Effective enhancements notwithstanding, the favoured filter found in Dark Energy II remains unchanged in Dark Energy III. Indeed, its sound- defining VCF (Voltage-Controlled Filter) is centred around a 12dB multimode filter with lowpass, notch, highpass, and bandpass settings, together with a filter Mode control for continuous transition from lowpass via notch and highpass around to bandpass; its XFM (Exponential Frequency Modulation) control also has a polarization function, whereby the modulation source (LFO2 or ADSR) selected by the Source switch can affect the filter frequency with a positive or negative behaviour (by rotating rightwards or leftwards, respectively).
Meanwhile, mounting of two or more Dark Energy — original, II, and III — units is possible, with or without wooden side plates between them. Though there is still not sufficient space to accommodate a dedicated MIDI output socket on the Dark Energy III rear panel, it is still possible for those adventurous ‘Doepfer DIY’ers’ to link two or more Dark Energy — original, II, and III — units via MIDI out/MIDI in using the two pin-headers available at the supply/interface board mounted at the rear panel. (Fortunately for them, Doepfer has helpfully posted a downloadable document with additional technical information here: http://www.doepfer.de/pdf/Dark_Energy_III_technical_information.pdf.)
Put it this way: with Dark Energy III, Doepfer delivers another effective enhancement of a highly-capable monophonic analogue standalone synthesizer, continuing to make its musical mark with a compact desktop design dating back to 2010 (when wowing audiences around the world with its original Dark Energy entry).
Ending on a high note, who better to tender tasty food for thought, then, than Doepfer Musikelektronik CEO Dieter Doepfer, the esteemed electronic musical devices designer who lends his notable name to the renowned company and has been known to look beyond our world for inspiration: “Dark Energy III is not a tool for space research, neither is it suitable for studies in astrophysics. Yet, we find these topics as fascinating as music technology — reason enough to celebrate ‘Hubble & Co.’s amazing discoveries a bit and call our brand-new synthesizer Dark Energy III.”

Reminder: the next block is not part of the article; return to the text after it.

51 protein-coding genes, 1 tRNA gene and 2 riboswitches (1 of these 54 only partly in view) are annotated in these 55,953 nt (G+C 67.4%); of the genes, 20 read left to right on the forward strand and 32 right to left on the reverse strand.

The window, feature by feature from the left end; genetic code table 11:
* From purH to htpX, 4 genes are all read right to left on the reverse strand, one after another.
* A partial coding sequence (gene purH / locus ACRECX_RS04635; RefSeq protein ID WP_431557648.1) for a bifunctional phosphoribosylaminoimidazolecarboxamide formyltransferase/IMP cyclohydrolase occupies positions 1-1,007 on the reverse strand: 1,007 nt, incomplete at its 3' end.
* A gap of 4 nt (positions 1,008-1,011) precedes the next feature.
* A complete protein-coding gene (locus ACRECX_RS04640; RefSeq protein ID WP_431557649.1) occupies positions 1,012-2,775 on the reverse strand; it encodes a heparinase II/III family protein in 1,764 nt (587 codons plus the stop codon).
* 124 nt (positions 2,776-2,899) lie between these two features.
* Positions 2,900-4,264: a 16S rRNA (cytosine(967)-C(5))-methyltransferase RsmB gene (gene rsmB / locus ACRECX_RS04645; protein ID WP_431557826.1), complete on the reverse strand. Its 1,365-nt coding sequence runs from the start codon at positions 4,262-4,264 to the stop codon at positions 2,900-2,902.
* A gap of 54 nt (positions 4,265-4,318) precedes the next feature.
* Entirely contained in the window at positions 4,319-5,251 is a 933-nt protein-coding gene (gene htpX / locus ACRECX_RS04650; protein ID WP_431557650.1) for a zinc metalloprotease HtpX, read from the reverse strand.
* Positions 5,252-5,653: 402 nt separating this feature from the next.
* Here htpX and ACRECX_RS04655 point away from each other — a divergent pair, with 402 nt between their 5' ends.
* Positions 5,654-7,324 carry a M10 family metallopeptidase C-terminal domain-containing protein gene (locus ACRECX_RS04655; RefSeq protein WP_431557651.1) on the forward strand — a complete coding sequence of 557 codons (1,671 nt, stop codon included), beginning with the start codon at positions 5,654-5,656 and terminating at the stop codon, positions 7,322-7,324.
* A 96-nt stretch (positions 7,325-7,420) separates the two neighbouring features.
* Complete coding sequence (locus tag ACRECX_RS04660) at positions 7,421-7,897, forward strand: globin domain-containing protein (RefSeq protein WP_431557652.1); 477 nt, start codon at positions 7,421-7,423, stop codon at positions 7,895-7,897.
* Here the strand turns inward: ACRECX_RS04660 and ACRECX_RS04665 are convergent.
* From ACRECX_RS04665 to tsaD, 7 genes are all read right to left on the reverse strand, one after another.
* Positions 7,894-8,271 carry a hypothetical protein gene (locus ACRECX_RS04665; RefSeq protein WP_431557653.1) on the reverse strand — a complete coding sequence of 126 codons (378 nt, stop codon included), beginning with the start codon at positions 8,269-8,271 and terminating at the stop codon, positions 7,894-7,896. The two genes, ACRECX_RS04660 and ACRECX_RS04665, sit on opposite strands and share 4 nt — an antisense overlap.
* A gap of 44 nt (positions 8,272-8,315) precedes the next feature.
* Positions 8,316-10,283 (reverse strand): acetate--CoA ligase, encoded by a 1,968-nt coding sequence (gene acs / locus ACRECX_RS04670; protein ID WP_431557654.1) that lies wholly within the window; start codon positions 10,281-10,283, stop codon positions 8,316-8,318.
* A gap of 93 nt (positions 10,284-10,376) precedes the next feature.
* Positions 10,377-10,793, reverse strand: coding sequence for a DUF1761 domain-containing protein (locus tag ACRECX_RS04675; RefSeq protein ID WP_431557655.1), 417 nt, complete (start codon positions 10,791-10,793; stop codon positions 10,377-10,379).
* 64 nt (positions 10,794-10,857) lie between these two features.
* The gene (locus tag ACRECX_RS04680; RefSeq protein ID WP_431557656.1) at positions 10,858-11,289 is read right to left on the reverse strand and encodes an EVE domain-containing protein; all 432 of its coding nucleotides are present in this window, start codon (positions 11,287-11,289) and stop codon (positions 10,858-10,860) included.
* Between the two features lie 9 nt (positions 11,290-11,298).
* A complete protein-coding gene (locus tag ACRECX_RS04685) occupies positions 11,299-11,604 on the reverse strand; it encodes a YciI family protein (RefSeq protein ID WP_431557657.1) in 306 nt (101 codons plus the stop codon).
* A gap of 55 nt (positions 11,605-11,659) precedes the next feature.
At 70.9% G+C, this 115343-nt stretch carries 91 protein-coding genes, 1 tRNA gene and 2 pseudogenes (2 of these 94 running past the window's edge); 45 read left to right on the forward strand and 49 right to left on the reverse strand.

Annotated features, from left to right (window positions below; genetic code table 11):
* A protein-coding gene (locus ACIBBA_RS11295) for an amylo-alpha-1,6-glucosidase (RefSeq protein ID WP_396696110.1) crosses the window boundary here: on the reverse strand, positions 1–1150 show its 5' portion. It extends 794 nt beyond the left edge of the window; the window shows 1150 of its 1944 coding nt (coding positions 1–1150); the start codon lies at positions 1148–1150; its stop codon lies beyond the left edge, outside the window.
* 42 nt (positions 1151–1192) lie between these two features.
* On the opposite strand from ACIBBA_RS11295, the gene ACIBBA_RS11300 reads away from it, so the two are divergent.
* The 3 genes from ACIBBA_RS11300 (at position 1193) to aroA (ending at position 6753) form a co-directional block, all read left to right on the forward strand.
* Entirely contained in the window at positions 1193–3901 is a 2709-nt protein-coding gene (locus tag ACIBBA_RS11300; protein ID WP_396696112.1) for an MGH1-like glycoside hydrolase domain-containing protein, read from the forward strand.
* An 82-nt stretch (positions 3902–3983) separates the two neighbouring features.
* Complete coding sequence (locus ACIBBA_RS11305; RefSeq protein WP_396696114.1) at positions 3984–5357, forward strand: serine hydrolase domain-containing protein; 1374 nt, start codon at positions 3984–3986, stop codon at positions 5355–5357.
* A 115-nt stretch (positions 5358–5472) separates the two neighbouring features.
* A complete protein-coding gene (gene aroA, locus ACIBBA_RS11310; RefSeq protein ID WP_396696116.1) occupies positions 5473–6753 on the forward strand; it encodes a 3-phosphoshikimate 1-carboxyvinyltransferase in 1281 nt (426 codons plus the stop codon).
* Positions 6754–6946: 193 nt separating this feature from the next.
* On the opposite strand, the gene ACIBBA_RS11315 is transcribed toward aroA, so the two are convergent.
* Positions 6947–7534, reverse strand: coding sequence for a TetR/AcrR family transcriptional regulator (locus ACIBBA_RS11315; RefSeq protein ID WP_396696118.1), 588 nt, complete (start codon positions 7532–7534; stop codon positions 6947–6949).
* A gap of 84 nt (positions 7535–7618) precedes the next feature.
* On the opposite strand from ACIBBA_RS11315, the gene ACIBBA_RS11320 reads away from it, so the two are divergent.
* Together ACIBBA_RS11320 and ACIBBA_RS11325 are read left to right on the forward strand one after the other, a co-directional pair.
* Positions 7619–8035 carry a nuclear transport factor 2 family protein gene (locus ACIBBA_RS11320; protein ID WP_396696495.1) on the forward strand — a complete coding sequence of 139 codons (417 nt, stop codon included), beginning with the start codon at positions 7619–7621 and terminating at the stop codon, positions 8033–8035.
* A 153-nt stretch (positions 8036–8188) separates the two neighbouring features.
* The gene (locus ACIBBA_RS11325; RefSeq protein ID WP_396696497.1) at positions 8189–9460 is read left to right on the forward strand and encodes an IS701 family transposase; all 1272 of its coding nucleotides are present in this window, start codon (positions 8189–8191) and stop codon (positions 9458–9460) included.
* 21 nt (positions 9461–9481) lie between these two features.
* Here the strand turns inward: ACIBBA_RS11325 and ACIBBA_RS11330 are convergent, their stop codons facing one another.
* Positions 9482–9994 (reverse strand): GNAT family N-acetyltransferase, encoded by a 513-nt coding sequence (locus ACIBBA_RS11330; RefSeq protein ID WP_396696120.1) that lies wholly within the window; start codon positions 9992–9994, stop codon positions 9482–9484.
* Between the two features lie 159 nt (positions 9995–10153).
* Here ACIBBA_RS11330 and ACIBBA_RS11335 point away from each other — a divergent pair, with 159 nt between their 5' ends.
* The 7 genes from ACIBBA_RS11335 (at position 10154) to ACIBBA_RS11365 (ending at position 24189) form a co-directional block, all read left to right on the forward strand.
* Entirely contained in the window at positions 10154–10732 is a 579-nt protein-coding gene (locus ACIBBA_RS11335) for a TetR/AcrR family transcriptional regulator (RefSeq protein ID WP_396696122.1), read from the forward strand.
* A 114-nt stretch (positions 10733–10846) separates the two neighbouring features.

In Germany, Dark Energy III can be ordered online from Doepfer Musikelektronic GmbH (http://www.doepfer.de/form_e.htm) or via one of its German dealers (https://docs.doepfer.eu/en/dealer-germany/) for €479.00 EUR. (An optional user-installable Glide control kit — containing a prewired potentiometer with two nuts and a Dark Energy-style rotary knob — is available for €10.00 EUR.)
Outside Germany, Dark Energy III can only be ordered from Doepfer dealers in territories listed here: https://docs.doepfer.eu/en/ (That said, residents in countries without representation can order directly from Doepfer Musikelektronic GmbH.)
For more in-depth info, please visit the dedicated Dark Energy III webpage here: http://www.doepfer.de/Dark_Energy_III_e.htm

Analog Solutions announces new desktop Synth

Analogue Solutions spreads synthBlocks series wings with tiny Treadstone true analogue mono synth
KINGSWINFORD, UK: hot on the heels of its inaugural Mr Hyde and Dr Strangelove so-called synthBlocks (launched late last year to widespread critical acclaim), British boutique electronic instruments innovator Analogue Solutions is proud to widen the self-explanatory series’ scope with Treadstone — taking the same smart, small, and affordable desktop design-driven analogue attributes of its similarly superior-sounding signal-processing siblings and applying them to a true analogue mono synth that packs a lot of (patchable) punch into a perfectly-matched, portable package — as of January 19…